August 2020 – We must trust that the institutions our forefathers built can bear the strain and that young people, as they grow, can gain the wisdom to build, not destroy.
My wife, Debbie, was pregnant, with my eldest son, William, when she called me. I was in the car, and she said to turn on the radio. The World Trade Center in New York had been hit.
I’ve written many pieces about William over the years. When I launched Jim Prevor’s Perishable Pundit, he received the moniker of the Junior Pundit Primo (his brother is Segundo Pundit), but I still remember the horrible anger and sadness knowing he was being born into a world of such conflict and hatred.
I still feel the bitterness I felt of the lost lives and resources wasted as the buildings in New York collapsed. But I always believed in myself, my family, my friends and my country. And, somehow, some way, I believed in my newborn son.
He has not disappointed. At 18 years of age, he is already one of the world’s leading experts on Disney, amusement parks and animated characters. He has his own websites and a global network of fellow travelers who consult daily. He is honest and honorable; he is dutiful and loving; he has become, very much, his own man.
And his father, whose primary job all these years has been to shield him… to give a chance for William to be William in a world filled with terrorists and, well, as we would be reminded, disease… confesses a little despair at the current moment.
As I write this column, William, with his mother and brother, are working their way up to Cornell University in Ithaca, NY, driving around Pennsylvania, because that is a non-quarantine state, unlike our home state of Florida. So, with the intent to fill my son’s websites with more content, they are visiting Hershey Park, Sesame Place and other amusement parks. In the bizarre world we live in, it was decided by the powers that be that interacting with hundreds of children and staff members in Pennsylvania is safer than staying confined in our home in Florida.
In a moment of weakness, or maybe just love… out of a desire to protect him, out of anger and despair that outside forces would, once again, define his journey… this father thought he would shield him. I urged him to postpone college, take a year off, and we could find work and engagement.
Yet the mature young-man William put his arm around his father, and showing wisdom when his father felt fear and despair, said, “Don’t worry, Dad. This is my time. I must move forward; in the end this will be my great generational experience, and I have to be a part of it and make the most of it.”
Then I shed a tear, for whatever the future might be — what wars, disease or other horror he might confront — I felt I had done my job. For I was wrong, and he was right. The future always lies ahead, and it is pointless to fear it. We must make of it what we can; we must be what we can be.
It is not easy. So many friends in the foodservice arena are losing everything. We started with an idea for the industry’s first magazine, Produce Business, but wound up hosting events around the world. All mostly cancelled or postponed.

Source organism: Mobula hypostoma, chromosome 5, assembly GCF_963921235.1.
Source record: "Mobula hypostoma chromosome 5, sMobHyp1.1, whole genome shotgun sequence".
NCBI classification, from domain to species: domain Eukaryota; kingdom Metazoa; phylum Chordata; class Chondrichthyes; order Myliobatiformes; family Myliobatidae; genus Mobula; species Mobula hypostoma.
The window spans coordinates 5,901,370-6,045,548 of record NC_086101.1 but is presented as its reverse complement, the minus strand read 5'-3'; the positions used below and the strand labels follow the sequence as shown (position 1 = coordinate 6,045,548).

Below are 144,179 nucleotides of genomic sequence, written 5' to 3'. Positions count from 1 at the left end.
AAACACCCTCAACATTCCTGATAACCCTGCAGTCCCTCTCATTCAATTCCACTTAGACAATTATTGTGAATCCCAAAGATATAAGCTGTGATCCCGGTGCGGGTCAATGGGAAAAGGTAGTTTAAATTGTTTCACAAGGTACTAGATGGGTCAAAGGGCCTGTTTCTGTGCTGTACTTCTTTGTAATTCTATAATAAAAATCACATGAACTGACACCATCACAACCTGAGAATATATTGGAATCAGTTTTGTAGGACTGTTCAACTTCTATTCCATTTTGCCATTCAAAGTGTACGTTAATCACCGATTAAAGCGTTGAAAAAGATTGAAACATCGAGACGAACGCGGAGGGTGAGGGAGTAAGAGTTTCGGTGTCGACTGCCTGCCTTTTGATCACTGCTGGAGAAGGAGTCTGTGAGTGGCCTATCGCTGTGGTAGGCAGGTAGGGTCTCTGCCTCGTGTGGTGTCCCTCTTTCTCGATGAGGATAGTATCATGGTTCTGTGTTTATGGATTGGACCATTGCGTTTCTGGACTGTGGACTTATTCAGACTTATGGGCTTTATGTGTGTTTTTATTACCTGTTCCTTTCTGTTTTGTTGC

But when a disease rolls across the world, you must be grateful if you don’t have it or if you get it and recover.
Of course, it is not only COVID-19 that troubles us these days. There are riots, and there is racial tension. Many my son’s age do not feel free to speak. On the other hand, many speak too much and too quickly, without having done the study necessary to help us move forward. It is easy to be fearful and easy to fall into despair. But what would that get us?
We must trust that the institutions our forefathers built can bear the strain and that young people, as they grow, can gain the wisdom to build, not destroy.
William was born a month after the Twin Towers fell in New York. My wife had just given birth and was sleeping soundly. I sat holding William in my left arm as I typed with my right. I wrote this:
October 19 seems to be an auspicious date for launching great things. Not only is October 19 my newborn son’s birthday, but it was on October 19, 1985, that we launched PRODUCE BUSINESS magazine.
The creation of both reflected a faith in the possibilities of tomorrow and a determination to be part of doing great things.
We have always worked hard to fully develop PRODUCE BUSINESS magazine, and we are gratified that from that small dream has sprung not merely a worthy industry resource but, indeed, a whole company. Yet, we feel certain the potential is unlimited.
Now, with young William, we have much work to do. But it is joyous work indeed.
Perhaps with bombs dropping in Afghanistan, Anthrax attacks on the home front, economic decline and countless other miseries detailed in the daily papers, these are not the best of times to run a business or have a son.
But both PRODUCE BUSINESS and my son have had the inestimable good fortune to be born here in the United States of America. One does not have to be a great expert in history to realize that there are few burdens indeed that could outweigh the benefits of that blessing.
We are being tested as a nation. The burden feels heavy. Yet, if there are enough young people like William in his generation, then we will endure and prevail. And this father will be proud to have, in a little way, contributed to the solution. pb